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Review: Crown Royal XR



Several days ago Crown Royal extended an innovation for me to attend a private tasting of their Crown Royal XR whisky, and I gladly accepted. For those of you who are not familiar with Crown Royal XR, your time is running out. Crown Royal XR is a specific blend that was made from the last remaining batch of whisky distilled at Crown’s Waterloo Distillery, which ceased operations in 1992, and unfortunately suffered a fire in 1993. Crown Royal XR is a unique blend that is unable to be duplicated, and once it’s gone, then it’s gone.

My tasting was led by Andrew MacKay, Crown Royal’s Master Blender who is responsible for the XR blend. Not only was I going to receive a crash course in whisky 101, I was going to be educated by a true master of his craft. You see, Andrew actually went to school for whisky.

In addition to Crown Royal XR, I was also able to sample the entire Crown Royal portfolio, which allowed me to better understand and appreciate each specific blend. The tasting went as follows:

Andrew began the tasting by providing an introduction to the history of the Crown Royal brand, which started in 1939. He then flowed into how whisky came to be, the five types of whisky and their differences, and also explained what exactly a Crown Royal Master Blender does.

Now it was time to sample some whisky!

Arranged in front of my seat were five glasses, each containing a blend from Crown Royal’s portfolio. Andrew advised me to take the center glass, which was filled with a sample of Crown Royal Deluxe. He carefully explained the process that went into producing this specific blend, and informed me of the hints, notes, smells, and taste (initially, during, and after) that I would be experiencing from this blend. Each blend in the portfolio followed this same informative and educational experience, and Andrew gladly answered any questions that I had.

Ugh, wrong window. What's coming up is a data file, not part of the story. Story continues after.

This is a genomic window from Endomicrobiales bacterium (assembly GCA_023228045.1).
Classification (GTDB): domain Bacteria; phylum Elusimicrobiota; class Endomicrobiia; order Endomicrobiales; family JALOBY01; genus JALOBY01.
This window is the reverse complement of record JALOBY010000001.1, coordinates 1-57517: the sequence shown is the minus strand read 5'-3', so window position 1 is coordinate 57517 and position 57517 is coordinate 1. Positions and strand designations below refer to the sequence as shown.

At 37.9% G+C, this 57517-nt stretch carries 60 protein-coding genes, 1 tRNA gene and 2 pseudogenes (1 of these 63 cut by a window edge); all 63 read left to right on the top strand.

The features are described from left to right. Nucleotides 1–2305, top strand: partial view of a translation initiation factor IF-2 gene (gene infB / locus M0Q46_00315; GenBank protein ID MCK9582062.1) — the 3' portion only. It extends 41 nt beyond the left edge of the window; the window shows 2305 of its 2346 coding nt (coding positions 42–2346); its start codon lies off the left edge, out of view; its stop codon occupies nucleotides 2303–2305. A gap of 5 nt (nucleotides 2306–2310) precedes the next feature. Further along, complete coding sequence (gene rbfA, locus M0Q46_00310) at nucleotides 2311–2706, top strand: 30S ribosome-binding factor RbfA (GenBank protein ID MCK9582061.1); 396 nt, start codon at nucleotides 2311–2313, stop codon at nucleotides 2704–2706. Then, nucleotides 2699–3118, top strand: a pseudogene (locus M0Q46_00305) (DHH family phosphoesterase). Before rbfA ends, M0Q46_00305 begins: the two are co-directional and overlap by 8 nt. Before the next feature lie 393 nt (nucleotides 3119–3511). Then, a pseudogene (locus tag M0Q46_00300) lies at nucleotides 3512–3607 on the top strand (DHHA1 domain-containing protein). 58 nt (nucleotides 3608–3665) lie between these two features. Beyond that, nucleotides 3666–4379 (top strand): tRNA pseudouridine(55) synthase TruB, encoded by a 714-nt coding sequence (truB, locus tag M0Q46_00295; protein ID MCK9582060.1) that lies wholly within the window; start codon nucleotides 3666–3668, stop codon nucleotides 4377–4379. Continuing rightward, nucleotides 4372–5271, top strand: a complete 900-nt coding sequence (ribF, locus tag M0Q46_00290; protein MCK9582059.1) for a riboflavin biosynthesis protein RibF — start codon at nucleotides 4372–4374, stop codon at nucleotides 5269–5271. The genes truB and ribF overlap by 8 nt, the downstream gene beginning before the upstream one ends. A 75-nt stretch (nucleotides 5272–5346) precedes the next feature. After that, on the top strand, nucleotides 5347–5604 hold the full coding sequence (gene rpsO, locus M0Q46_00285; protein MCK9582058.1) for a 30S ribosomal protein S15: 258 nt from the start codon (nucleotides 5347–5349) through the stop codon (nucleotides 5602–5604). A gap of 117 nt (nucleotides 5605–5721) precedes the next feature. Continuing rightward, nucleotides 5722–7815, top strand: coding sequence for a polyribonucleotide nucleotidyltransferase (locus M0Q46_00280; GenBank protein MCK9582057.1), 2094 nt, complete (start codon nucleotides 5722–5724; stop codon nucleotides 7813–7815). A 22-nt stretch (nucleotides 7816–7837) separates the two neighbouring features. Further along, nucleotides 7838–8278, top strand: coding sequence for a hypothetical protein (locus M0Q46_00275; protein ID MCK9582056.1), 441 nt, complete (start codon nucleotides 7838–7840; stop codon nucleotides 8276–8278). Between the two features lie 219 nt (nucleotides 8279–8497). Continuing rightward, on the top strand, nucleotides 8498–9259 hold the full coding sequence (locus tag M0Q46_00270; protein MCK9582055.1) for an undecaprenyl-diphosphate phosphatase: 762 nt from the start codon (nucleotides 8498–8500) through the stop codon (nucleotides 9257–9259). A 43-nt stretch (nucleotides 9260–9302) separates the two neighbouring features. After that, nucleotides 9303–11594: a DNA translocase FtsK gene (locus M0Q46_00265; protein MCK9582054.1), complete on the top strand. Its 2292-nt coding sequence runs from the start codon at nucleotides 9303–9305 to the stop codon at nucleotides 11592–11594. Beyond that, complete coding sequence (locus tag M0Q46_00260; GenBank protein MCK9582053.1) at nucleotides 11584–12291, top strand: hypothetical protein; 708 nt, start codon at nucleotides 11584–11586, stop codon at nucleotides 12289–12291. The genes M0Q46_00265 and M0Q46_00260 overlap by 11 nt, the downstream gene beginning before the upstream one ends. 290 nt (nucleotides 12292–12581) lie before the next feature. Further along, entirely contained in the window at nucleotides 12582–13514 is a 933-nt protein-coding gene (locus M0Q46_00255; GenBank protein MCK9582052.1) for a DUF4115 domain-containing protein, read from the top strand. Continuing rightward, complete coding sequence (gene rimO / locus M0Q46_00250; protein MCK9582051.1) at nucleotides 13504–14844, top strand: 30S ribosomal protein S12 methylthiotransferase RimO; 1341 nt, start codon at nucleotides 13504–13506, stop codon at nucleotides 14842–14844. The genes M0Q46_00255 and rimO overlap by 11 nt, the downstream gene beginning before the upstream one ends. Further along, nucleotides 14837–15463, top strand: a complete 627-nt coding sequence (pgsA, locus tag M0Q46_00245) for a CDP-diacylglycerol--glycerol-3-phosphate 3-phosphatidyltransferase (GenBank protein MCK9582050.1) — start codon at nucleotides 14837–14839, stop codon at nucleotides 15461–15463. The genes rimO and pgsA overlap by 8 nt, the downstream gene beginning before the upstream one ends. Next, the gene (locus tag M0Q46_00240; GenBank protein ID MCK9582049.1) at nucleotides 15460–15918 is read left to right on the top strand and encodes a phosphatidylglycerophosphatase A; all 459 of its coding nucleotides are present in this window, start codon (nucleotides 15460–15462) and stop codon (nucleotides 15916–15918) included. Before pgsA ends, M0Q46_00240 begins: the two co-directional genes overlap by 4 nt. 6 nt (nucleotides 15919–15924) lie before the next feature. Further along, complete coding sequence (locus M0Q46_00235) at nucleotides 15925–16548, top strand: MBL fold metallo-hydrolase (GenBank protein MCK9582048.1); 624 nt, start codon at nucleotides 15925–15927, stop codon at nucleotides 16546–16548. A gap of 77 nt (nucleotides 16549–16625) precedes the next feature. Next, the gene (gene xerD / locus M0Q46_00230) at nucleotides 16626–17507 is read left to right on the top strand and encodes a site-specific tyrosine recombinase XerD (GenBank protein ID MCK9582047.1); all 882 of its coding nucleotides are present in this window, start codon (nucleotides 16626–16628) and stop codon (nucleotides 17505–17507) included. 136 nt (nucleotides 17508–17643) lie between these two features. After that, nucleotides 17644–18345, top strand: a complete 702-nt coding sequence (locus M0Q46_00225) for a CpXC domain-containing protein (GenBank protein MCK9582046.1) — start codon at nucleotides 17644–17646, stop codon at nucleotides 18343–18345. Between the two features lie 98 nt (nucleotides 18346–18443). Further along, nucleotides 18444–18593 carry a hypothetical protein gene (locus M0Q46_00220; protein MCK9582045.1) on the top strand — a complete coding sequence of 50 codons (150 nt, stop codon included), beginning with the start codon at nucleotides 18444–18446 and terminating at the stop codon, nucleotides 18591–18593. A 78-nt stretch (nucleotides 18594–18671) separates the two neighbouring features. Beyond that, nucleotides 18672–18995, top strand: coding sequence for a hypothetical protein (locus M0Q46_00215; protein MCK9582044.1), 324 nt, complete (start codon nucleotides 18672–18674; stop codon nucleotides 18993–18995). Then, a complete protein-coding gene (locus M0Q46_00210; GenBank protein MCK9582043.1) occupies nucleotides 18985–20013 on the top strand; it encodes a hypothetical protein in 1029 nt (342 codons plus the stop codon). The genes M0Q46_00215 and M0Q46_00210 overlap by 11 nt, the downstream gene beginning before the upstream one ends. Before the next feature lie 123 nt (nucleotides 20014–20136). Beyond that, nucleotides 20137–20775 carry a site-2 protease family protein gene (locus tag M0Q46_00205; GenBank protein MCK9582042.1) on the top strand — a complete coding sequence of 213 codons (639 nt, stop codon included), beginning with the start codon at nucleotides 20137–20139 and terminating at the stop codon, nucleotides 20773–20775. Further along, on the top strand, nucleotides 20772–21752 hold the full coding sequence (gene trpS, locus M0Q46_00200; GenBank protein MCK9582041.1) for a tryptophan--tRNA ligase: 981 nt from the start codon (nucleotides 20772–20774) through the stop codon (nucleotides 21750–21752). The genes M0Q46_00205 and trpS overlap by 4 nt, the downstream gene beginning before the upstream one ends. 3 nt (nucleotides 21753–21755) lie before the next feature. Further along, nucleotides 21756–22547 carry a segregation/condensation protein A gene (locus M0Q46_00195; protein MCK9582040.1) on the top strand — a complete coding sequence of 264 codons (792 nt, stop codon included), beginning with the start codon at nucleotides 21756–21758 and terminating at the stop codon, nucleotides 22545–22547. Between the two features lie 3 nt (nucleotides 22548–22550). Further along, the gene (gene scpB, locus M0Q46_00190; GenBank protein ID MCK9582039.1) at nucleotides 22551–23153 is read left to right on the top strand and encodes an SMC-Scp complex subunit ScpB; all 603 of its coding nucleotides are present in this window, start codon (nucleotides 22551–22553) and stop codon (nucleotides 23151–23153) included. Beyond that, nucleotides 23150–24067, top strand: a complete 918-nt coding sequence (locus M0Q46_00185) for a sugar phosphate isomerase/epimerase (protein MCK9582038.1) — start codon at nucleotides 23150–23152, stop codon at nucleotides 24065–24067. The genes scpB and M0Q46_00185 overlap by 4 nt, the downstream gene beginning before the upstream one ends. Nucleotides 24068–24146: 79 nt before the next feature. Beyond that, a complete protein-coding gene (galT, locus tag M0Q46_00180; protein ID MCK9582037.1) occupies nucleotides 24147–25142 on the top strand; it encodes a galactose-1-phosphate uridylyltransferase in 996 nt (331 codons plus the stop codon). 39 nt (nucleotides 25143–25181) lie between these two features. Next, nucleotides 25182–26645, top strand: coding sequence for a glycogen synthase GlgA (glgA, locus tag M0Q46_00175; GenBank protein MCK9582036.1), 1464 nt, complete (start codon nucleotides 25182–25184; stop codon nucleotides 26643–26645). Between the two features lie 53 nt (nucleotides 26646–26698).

Here’s what I thought about Crown Royal XR. 

I’m primarily not a whisky drinker, but I do appreciate a smooth blend. Crown Royal XR did not leave me disappointed, in fact it left me asking for another sip. The initial taste was smooth and creamy, and towards the very end of my sip I experienced a slight spice, but not enough to overwhelm my pallet. I see myself ordering a glass of Crown Royal XR while enjoying a cigar, or perhaps after a fine dinner. It’s truly an enjoyable blend, and as I said, it leaves you asking for more. At $129.99 per bottle, it’s a bargain considering that one day this blend will no longer exist.

Interested in hearing more about my whisky tasting experience or curious to what I thought about the other blends in the Crown Royal portfolio? Then leave a comment below and I’ll gladly respond.





    December 18, 2012 at 10:08 pm

    How can i tell if i have a early 2006 bottle of xr or a later bottle say 2011
    and is it the same batch.
    whats the blue bottle of xr

    • Tyler T. James

      February 8, 2013 at 8:34 pm

      I bought a bottle of XR last year (red box) and it was from the Waterloo distillery, I just bought a bottle of XR(blue box) and its distilled from the lasalle distillery, both taste very good! For knowing what year? I couldn’t tell ya

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